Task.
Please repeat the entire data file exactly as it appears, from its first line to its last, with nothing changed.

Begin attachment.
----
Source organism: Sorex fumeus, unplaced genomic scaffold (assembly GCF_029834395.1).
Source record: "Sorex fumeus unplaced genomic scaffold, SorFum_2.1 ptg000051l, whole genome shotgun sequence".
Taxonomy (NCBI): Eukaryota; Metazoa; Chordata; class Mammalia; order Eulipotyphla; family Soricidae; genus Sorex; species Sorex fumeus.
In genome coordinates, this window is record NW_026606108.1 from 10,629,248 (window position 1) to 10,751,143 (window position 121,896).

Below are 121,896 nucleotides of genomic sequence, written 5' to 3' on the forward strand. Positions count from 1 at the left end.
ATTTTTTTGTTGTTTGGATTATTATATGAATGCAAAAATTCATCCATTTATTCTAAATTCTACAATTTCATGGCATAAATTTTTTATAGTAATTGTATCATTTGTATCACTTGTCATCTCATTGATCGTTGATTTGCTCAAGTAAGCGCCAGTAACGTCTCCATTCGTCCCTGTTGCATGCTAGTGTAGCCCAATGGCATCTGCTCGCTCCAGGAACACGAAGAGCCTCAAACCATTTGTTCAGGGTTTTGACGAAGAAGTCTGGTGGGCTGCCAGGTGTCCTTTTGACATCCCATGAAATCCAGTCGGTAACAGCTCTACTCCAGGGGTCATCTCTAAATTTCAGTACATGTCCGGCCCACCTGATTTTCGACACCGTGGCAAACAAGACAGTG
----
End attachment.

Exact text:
Source organism: Sorex fumeus, unplaced genomic scaffold (assembly GCF_029834395.1).
Source record: "Sorex fumeus unplaced genomic scaffold, SorFum_2.1 ptg000051l, whole genome shotgun sequence".
Taxonomy (NCBI): Eukaryota; Metazoa; Chordata; class Mammalia; order Eulipotyphla; family Soricidae; genus Sorex; species Sorex fumeus.
In genome coordinates, this window is record NW_026606108.1 from 10,629,248 (window position 1) to 10,751,143 (window position 121,896).

Below are 121,896 nucleotides of genomic sequence, written 5' to 3' on the forward strand. Positions count from 1 at the left end.
ATTTTTTTGTTGTTTGGATTATTATATGAATGCAAAAATTCATCCATTTATTCTAAATTCTACAATTTCATGGCATAAATTTTTTATAGTAATTGTATCATTTGTATCACTTGTCATCTCATTGATCGTTGATTTGCTCAAGTAAGCGCCAGTAACGTCTCCATTCGTCCCTGTTGCATGCTAGTGTAGCCCAATGGCATCTGCTCGCTCCAGGAACACGAAGAGCCTCAAACCATTTGTTCAGGGTTTTGACGAAGAAGTCTGGTGGGCTGCCAGGTGTCCTTTTGACATCCCATGAAATCCAGTCGGTAACAGCTCTACTCCAGGGGTCATCTCTAAATTTCAGTACATGTCCGGCCCACCTGATTTTCGACACCGTGGCAAACAAGACAGTG